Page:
“I know sometimes I’m a pain in the ass,” she said. “And you know that if I could get all of this done myself, I would do it. It’s just that I’ve been so crazy busy the past months and I’ve let the landscaping and gardening slip. Once we get it spruced up this fall, and I get this book tour out of the way, I’ll be ready to settle back in and get ready for spring. You know how I love Legend’s Landing to look in the spring.”
His heart warmed, and any annoying thoughts about moving the hostas dissipated. Friends since elementary school, he could never be mad at her for long. “Hey, that’s what you pay Jack and me for. To do the things you can’t get to, honey.”
A corner of her mouth turned up. “You guys know what I want and how I want it to look.”
Obviously. And we were right about the hostas.
“Besides, you’re the best.” She reached out and laid a hand on his forearm. “I wouldn’t have anyone but Haven’s Hill landscape my property.”
Well, that was mighty sweet of her. Now, it was time to get back to moving the plants, pruning back a few trees and bushes, and readying the beds for winter. “Well, hon, that’s exactly what we aim to do, please our friends and customers.”
Again, Suzie smiled. “You’re a godsend.” Glancing about, she added. “Wow, I really did add to your workload here today, didn’t I? And it’s getting late. Were you planning to finish today, or can you come back tomorrow?”
“What time is it?”
“Oh.” He’d lost track of the time. Sam kicked the shovel into the ground again and pulled back on the handle to loosen the soil around the root ball. Glancing up, he surveyed the clear blue sky behind her head. “I think we’re safe to put the rest of this off until tomorrow, if okay with you. Weather is supposed to be good.”
“Fine with me.” She reached for a basket sitting at her feet. “Got a date tonight?”
“Harrumph.” Date. He wished.
Suzie laid a hand on his arm. “Sam Ackerman, it’s Saturday night! Go out and find a girl and have some fun!”
“No, thanks. I’m looking forward to having a cold beer while sitting on your deck and looking out over the lake, followed by a nice hot shower and an early bedtime.”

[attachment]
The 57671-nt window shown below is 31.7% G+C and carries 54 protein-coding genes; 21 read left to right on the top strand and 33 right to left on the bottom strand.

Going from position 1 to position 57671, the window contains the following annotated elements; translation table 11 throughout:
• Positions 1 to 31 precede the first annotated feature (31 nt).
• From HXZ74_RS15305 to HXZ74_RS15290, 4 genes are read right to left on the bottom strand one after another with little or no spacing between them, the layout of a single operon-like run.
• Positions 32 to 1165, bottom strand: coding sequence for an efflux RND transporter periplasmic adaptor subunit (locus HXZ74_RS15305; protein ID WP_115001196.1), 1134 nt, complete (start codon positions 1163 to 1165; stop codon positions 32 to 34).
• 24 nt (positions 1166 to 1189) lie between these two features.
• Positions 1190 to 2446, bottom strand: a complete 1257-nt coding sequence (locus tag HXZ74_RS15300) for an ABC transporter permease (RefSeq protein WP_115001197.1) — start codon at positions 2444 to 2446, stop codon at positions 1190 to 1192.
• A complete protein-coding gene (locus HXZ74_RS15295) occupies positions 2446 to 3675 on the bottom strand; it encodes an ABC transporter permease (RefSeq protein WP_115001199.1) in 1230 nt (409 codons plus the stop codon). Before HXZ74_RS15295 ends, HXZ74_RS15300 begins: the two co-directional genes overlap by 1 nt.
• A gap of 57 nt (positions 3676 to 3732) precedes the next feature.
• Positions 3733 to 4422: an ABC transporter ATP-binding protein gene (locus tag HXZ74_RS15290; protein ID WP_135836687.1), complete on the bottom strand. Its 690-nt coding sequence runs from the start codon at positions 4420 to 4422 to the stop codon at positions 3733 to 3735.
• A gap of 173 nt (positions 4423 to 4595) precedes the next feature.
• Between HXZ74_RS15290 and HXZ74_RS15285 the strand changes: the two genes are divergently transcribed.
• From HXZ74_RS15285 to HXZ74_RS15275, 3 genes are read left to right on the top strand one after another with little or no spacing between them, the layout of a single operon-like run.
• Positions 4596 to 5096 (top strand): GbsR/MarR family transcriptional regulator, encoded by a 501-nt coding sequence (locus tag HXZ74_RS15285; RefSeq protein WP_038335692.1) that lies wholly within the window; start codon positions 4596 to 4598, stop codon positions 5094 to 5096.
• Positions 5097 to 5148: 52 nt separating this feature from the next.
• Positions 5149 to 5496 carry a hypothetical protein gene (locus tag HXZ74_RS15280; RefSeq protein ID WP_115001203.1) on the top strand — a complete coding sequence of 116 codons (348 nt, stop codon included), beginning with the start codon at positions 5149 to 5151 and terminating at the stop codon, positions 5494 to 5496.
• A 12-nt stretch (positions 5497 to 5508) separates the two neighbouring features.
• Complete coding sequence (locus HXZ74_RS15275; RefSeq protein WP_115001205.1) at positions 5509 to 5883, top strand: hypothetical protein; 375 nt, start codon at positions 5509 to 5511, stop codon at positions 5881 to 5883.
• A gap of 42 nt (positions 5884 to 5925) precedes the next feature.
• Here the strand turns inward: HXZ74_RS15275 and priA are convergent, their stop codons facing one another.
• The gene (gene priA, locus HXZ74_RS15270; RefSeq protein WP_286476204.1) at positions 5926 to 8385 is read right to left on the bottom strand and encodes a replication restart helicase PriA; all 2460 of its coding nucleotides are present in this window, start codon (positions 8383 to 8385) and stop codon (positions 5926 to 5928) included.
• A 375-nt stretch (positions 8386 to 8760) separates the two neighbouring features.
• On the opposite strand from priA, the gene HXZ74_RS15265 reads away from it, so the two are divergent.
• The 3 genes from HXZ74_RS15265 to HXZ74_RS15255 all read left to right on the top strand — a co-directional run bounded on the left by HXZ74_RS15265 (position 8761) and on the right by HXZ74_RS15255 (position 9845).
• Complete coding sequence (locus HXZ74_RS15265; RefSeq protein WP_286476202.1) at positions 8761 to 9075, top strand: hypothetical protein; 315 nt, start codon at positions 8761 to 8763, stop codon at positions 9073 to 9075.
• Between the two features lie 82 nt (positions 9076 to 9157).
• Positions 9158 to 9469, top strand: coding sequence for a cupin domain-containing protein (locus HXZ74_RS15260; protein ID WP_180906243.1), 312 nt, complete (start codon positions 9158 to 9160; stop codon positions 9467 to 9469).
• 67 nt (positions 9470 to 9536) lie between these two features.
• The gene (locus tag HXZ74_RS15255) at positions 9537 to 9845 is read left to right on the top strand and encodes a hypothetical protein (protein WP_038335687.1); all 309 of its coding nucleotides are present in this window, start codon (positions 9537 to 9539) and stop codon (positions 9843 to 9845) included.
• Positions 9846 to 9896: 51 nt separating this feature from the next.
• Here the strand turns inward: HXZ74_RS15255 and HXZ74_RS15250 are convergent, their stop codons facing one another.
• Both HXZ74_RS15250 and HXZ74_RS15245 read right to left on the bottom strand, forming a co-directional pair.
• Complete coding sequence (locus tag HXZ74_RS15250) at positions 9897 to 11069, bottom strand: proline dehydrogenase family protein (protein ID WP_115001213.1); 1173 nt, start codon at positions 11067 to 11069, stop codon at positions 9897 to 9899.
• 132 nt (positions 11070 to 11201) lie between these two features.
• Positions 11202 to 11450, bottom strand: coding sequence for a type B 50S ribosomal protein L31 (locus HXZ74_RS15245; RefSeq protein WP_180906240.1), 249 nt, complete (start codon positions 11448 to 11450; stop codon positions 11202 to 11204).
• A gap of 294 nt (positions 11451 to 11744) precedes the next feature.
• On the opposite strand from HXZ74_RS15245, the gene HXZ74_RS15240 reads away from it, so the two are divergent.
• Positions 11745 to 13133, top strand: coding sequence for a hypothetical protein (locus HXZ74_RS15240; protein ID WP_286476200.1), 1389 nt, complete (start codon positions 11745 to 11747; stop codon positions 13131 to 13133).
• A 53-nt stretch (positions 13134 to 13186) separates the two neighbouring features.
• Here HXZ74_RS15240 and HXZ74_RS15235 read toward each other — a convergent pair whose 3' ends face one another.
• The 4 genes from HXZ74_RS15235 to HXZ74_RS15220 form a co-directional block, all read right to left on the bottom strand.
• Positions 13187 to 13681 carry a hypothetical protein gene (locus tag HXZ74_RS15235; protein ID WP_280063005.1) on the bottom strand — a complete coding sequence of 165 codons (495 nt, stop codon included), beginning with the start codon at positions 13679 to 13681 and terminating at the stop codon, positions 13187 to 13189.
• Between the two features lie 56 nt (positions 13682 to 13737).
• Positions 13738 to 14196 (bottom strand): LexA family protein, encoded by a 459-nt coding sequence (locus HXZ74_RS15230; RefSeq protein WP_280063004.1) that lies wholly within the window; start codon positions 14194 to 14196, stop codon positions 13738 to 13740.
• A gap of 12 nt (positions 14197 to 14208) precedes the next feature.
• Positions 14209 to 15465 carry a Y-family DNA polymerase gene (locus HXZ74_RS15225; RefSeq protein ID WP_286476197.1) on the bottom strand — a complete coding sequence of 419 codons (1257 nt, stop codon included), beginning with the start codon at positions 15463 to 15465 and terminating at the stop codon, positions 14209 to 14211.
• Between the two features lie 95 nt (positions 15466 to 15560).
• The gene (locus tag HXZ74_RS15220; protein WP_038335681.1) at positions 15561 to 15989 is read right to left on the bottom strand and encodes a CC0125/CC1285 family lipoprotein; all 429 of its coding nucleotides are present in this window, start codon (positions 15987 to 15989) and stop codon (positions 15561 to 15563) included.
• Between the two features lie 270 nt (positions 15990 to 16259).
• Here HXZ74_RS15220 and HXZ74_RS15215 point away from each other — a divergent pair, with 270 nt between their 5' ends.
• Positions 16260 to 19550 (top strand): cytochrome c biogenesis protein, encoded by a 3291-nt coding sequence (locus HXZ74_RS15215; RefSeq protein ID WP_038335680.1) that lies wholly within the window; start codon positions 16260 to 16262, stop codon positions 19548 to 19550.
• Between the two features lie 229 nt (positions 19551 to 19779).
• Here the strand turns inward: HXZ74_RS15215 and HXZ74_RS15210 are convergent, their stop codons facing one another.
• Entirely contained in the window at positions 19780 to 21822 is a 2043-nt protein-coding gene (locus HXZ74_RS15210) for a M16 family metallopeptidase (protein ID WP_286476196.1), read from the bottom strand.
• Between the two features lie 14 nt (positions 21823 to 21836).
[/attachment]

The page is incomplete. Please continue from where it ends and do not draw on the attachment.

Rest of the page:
“Sam, that makes me so sad.”
Funny, it didn’t make him sad, at all. Women weren’t in the cards for him right now and it was okay. Hell, even the innocent flirting he’d done yesterday with the one woman who had stepped into his nursery that stirred something in him, had gotten him shot down. Sort of. Thing was, he was probably coming on a little stronger than he normally would have, but the raven-haired minx had caught his eye and just wouldn’t let go.
Smiling, he grasped her hand. “Hey, don’t worry about me.
I’m perfectly happy with my life. I’m too damned busy right now to add a woman to it. Maybe down the road some.”
“Just as long as you haven’t given up on women altogether.”
Not in this lifetime. “No ma’am.”
“Good. Then when you are ready, let me know, and I’ll fix you up. They are calling me the Matchmaking Chef these days, you know?”
He harrumphed again. He had heard that. Might as well go with it and change the subject. “Okay, Suze. Hey, we’ll be back in the morning, all right?”
“Sure.” She fiddled with some tools in the basket. “I have a book signing at two in Pigeon Forge so will be gone, oh, from about noon until six or so. Brad and Petey will be with me, but you know where we keep everything.”
“I hate to make you work on a Saturday.”
He grinned. “Suzie, you know I’d be working somewhere, anyway. I love what I do.”
“I do know that.”
Truth is, growing plants and landscaping was his passion.
He’d not wanted to do anything else since he was a kid growing up on his parents’ farm. Biggest reason why he’d gone to college was to major in Agriculture, then quite by surprise, he found his way into a horticulture class which opened up a whole other venue for him. What surprised him even more, was that his younger brother Jack followed in his footsteps. Haven’s Hill Nursery & Landscaping was ten year’s old and prospering. Largely because he and Jack did a lot of the grunt work, alongside his crews. Hey, it kept him fit and tan, and he’d heard the girls liked that.
Girls. He was thirty-seven. Women, not girls. But just where were all the available women in Legend?
The raven-haired one was definitely not from Legend. But from where?
“So she wants to move them, huh?”
Sam swiped his brow. Jack had joined him, and Suzie was now tottering off toward her wildflower garden with a pair of scissors in one hand and her basket in the other. “Could have predicted that.”
Jack chuckled. “Here. Let’s get this done. Maybe we can con her into a cold one on her deck before we leave.”
“I was counting on that.”
Both men started digging.